Talking to international development professionals about cross-cultural management, many of whom are economists, often produces blank looks. Why should they be concerned about ‘management’, and the rather more esoteric topic of ‘cross-cultural management’, when there are bigger issues to consider?
This isn’t just about the distinction between macro and micro issues. It probably is more about divides among discipline areas. Yet, it is likely to be more than this. It is likely to be about the way management scholars have sold themselves and their ideas outside the confines of their discipline, and the lack of contribution that management scholarship has made to the social sciences as a whole. Scholarship in this area has tended to follow rather than lead, has tended to borrow from the wider social sciences (often several decades late) rather than having led developments in the social sciences.
The sub-discipline of cross-cultural management has largely hung on to the coat tails of its older and somewhat conservative parent. From the outside it looks as though the biggest achievement of this field has been a multi-country study in one organisation that has produced initially four ‘cultural’ dimensions into which the values of all human societies can be slotted. But, I may be over-stating the case as it is unlikely that our colleagues working in international development have ever heard of our most-cited founding father.
Although it seems logical for anthropological theory to have informed cross-cultural management studies, this is far from reality. This could have been the bridge between disciplines as International Development sometimes does make use of anthropology, despite (or perhaps because) of its historical support for imperialism in its day.
The extent to which international development supports current-day globalisation is a moot point. The extent to which cross-cultural management scholarship could counter that implicit support is exactly my point.
The extent to which development practice (inadvertently) exports Western managerialism could actually be countered by invoking Hofstede’s concern that American theories do not always work abroad. Although a cultural issue, it is not simply that. It is also a political issue stemming from the current neoliberal orthodoxy that aid for development has to show a return and be numerically accounted for. Community-based organizations that grow out of the local community to meet community needs are conflicted as soon as they become financially dependent on funding from international development organisations. They now have to meet the (managerial) needs of the international development organisation providing them with funds.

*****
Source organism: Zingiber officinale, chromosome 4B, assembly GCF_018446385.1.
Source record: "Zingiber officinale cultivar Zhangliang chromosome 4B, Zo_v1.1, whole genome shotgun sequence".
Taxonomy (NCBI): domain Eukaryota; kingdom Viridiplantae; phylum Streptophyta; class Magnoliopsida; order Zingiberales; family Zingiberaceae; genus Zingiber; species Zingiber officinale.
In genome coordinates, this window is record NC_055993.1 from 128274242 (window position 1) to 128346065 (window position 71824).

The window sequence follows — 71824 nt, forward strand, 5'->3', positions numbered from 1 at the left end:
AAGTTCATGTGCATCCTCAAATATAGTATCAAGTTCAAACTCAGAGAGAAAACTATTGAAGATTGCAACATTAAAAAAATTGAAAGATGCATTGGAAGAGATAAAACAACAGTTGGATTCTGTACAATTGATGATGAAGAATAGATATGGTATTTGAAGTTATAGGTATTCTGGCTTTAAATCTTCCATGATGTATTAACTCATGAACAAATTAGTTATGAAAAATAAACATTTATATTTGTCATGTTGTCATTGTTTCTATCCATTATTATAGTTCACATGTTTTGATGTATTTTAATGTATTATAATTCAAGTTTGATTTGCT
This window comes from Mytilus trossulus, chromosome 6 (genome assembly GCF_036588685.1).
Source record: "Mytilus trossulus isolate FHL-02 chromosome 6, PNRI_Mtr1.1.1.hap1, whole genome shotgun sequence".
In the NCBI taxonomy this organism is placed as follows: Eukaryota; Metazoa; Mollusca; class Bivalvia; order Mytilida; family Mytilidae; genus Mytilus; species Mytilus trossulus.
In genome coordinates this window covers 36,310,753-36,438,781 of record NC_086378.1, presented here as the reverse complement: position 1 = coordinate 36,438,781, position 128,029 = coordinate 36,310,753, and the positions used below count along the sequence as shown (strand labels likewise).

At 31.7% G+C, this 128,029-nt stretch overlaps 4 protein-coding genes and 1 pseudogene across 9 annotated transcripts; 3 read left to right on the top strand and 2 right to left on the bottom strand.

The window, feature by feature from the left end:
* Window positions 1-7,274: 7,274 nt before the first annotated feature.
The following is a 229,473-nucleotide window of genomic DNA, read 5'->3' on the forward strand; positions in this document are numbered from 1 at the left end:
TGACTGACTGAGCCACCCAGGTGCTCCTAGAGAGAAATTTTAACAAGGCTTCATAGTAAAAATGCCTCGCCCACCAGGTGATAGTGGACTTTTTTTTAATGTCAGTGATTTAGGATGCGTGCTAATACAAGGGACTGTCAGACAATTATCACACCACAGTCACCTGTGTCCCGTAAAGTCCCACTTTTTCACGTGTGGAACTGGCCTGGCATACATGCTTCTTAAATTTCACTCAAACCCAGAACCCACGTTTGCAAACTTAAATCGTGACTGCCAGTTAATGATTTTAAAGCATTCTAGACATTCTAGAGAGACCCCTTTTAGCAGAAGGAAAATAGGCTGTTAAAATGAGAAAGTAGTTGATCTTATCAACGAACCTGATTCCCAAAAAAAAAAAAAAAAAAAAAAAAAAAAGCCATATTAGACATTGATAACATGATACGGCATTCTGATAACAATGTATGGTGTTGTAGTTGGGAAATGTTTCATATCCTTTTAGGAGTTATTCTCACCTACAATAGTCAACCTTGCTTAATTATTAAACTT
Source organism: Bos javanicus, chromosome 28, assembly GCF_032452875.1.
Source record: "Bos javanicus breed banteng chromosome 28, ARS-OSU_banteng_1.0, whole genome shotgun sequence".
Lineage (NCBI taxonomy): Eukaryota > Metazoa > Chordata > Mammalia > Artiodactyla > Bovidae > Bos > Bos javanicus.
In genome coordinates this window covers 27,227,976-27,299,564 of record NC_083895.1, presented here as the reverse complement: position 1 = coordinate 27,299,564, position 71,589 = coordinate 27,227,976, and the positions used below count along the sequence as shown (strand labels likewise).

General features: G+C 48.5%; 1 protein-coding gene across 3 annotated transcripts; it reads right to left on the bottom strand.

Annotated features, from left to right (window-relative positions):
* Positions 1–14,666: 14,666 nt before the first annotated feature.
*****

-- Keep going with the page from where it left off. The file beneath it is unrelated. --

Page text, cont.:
Insensitivity to community-based solutions, or as I would prefer to call it, indigenous knowledge, is not only detrimental to locally based development, it reinforces the belief that Western solutions are best, and ‘developing’ country approaches are backward.
But surely, the rejoinder might be, organisations like the World Bank are now incorporating ‘indigenous knowledge’ into their activities. This may be right, but such knowledge is seen as a ‘resource’ to be drawn on and capitalised on, rather than being a solution or a development route in its own right. It isn’t seen to be relevant anywhere else apart from the locality from which it is drawn. It isn’t seen to be part of the global discourse. A good summary of this view by Warren writing for the World Bank (quoted by Arun Agrawal) , is as follows:
‘..indigenous knowledge is an important natural resource that can facilitate the development process in cost-effective, participatory, and sustainable ways …… Indigenous knowledge (IK) is local knowledge – knowledge that is unique to a given culture or society. IK contrasts with the international knowledge system generated by universities, research institutions and private firms. It is the basis for local-level decision making in agriculture, health care, food preparation, education, natural resource management, and a host of other activities in rural communities. Such knowledge is passed down from generation to generation, in many societies by word of mouth. Indigenous knowledge has value not only for the culture in which it evolves, but also for scientists and planners striving to improve conditions in rural localities.’
The assumption is that Western knowledge is applicable anywhere in the world, whereas indigenous knowledge (IK) is only applicable in its locality, and as a resource for international developers.
Cross-cultural management specialists could disabuse international development organisation of this odd, ethnocentric view, although I must admit so little scholarship has been undertaken by cross-cultural management specialist on indigenous knowledge. This is an area where we could make a substantial difference. But how many of our colleagues are interested in international development although a multibillion dollar industry? Most of our colleagues stick to representing the interests of the international commercial sector in helping Western MNEs to manage across cultures more effectively. Much of the scholarship directed at this sector could easily be transferred to the international development sector. Work in the area of cultural intelligence, international team development, and international conflict management is highly relevant to the way International development should work.
Jackson, T. (2011) Conceptualizing the cross-cultural gaps in managing international aid: HIV/AIDS and TB project delivery in Southern Africa, International Journal of Health Planning and Management, 26(2) 191–212.